“It affects quality of life, it causes loss of work. And on average it takes around seven years from first symptoms to actual diagnosis,” said senior author Dr. Stacey Missmer of Harvard and Michigan State universities. “That’s seven years of suffering, of physicians lacking knowledge of endometriosis and not taking the pain seriously or maybe not having the correct tools for diagnosis, since there are currently no noninvasive diagnostic tests for endometriosis.”

Endometriosis research is underfunded, according to Harris, which means it’s understudied.

“The amount of money that endometriosis gets in the context of other conditions is very small, considering how common it is and its large impact,” she said. “Especially when you look at altered life goals, days of work lost, and the impact on the individual and national level.”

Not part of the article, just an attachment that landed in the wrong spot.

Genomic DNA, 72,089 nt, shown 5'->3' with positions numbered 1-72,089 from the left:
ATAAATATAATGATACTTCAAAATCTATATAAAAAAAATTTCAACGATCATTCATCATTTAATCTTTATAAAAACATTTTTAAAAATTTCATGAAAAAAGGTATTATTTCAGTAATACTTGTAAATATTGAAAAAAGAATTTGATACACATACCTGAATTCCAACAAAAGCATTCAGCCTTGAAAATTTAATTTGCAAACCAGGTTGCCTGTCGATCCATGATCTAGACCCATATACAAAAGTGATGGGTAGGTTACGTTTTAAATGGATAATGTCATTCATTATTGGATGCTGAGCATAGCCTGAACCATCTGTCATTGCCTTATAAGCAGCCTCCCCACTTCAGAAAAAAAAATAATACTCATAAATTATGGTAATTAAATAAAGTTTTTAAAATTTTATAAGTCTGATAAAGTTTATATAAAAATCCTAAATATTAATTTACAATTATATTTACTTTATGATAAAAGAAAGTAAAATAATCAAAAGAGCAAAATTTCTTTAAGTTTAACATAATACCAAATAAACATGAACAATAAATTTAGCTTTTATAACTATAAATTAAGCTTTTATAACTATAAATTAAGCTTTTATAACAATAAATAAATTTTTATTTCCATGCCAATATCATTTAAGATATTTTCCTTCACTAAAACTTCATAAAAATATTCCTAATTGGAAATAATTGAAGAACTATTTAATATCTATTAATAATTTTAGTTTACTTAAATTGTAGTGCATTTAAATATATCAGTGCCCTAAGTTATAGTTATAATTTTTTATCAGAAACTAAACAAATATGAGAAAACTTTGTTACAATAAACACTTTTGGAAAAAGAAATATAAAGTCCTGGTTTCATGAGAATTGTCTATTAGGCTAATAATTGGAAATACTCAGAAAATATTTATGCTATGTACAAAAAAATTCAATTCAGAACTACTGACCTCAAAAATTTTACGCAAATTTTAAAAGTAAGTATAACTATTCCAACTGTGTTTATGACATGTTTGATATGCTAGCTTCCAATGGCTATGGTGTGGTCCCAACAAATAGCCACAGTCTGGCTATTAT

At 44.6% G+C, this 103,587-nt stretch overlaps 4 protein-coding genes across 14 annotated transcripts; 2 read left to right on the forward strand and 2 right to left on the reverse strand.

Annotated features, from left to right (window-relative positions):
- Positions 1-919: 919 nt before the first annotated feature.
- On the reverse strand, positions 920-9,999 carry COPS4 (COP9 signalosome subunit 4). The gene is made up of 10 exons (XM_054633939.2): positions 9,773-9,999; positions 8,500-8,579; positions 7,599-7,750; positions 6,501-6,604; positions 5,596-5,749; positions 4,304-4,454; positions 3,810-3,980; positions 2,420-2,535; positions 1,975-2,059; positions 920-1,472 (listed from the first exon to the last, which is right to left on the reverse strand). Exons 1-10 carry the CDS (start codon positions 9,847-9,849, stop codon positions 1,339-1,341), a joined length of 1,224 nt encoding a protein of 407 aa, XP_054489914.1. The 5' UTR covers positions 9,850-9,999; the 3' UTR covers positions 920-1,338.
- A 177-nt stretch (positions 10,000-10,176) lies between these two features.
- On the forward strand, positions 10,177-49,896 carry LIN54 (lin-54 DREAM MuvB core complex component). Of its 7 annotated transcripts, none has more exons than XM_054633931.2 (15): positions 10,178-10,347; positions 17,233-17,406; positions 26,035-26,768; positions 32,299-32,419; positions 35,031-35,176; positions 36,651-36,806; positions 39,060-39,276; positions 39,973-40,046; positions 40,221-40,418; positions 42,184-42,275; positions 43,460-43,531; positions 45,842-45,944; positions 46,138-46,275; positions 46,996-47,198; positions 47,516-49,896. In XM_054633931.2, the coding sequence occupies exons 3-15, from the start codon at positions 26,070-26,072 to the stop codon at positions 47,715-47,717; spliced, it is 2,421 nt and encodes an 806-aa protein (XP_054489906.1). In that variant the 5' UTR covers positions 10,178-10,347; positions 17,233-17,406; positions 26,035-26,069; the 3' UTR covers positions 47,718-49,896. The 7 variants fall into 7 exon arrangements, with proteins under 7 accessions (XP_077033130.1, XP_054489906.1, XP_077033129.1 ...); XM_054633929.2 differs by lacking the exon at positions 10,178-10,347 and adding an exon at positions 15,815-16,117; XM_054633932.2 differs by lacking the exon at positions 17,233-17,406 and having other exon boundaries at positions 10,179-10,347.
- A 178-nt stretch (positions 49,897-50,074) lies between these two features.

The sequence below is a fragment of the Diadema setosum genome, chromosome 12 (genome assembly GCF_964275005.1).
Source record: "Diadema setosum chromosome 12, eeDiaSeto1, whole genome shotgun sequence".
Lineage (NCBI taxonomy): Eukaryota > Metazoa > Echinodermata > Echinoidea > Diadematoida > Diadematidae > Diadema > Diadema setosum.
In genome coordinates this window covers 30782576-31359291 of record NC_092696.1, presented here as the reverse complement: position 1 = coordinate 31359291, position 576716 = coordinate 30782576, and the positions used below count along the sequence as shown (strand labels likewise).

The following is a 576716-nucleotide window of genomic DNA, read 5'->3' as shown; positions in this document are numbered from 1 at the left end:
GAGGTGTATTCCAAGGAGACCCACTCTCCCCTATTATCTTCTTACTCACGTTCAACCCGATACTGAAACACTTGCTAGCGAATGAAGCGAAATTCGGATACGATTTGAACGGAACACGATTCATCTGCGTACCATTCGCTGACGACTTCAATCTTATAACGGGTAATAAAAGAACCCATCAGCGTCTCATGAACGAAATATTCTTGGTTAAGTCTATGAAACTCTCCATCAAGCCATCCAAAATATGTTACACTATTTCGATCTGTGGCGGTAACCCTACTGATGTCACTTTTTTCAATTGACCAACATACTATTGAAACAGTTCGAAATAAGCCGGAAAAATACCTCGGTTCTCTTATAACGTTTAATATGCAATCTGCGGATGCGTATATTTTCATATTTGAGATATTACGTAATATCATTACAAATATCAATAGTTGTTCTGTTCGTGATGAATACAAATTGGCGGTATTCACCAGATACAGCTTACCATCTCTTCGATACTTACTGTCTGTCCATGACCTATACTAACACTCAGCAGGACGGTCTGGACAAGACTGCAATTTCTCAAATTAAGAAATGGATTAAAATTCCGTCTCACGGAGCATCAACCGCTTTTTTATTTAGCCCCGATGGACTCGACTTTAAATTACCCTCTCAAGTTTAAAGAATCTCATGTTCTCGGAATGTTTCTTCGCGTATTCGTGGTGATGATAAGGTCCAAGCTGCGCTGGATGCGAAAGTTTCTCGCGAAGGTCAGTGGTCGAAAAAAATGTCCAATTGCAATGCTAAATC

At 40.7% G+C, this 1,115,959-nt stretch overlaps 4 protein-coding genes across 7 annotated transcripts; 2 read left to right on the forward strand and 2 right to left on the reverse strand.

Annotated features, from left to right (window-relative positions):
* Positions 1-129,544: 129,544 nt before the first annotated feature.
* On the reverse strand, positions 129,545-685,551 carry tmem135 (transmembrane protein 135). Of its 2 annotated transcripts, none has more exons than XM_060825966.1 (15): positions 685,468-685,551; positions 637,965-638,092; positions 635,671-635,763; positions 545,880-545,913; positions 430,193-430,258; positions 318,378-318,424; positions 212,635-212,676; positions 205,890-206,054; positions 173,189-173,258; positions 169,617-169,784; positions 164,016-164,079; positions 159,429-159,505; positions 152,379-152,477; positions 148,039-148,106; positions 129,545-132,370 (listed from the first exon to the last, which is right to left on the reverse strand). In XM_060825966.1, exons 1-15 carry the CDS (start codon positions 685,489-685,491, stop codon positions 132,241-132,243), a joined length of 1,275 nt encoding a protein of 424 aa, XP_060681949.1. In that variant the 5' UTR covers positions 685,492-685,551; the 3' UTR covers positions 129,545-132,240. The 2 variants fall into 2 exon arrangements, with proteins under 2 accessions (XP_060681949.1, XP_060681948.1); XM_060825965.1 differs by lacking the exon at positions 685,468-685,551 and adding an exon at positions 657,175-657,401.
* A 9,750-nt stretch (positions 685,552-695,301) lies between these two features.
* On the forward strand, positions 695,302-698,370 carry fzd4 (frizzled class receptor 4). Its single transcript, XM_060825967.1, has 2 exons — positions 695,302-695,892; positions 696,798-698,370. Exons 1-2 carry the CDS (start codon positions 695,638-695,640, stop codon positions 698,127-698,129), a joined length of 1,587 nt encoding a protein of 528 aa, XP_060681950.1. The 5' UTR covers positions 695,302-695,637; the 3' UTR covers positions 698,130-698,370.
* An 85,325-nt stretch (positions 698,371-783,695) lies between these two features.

Harris, who has a strong interest in women’s health issues, said childhood abuse has previously been linked with chronic pelvic pain as well as uterine fibroids. According to the Centers for Disease Control and Prevention, research has also found associations between adverse childhood events (like physical and/or sexual abuse) and autoimmune disease, cancer, chronic obstructive pulmonary disease, frequent headaches, heart disease and many other physical and mental health issues.

Considering this research, as well as the associations that have been found between endometriosis and cardiovascular disease and certain subtypes of ovarian cancer, Harris said “it was natural for our team of scientists and clinicians to ask if there was an association with abuse and endometriosis.”

Child abuse and endometriosis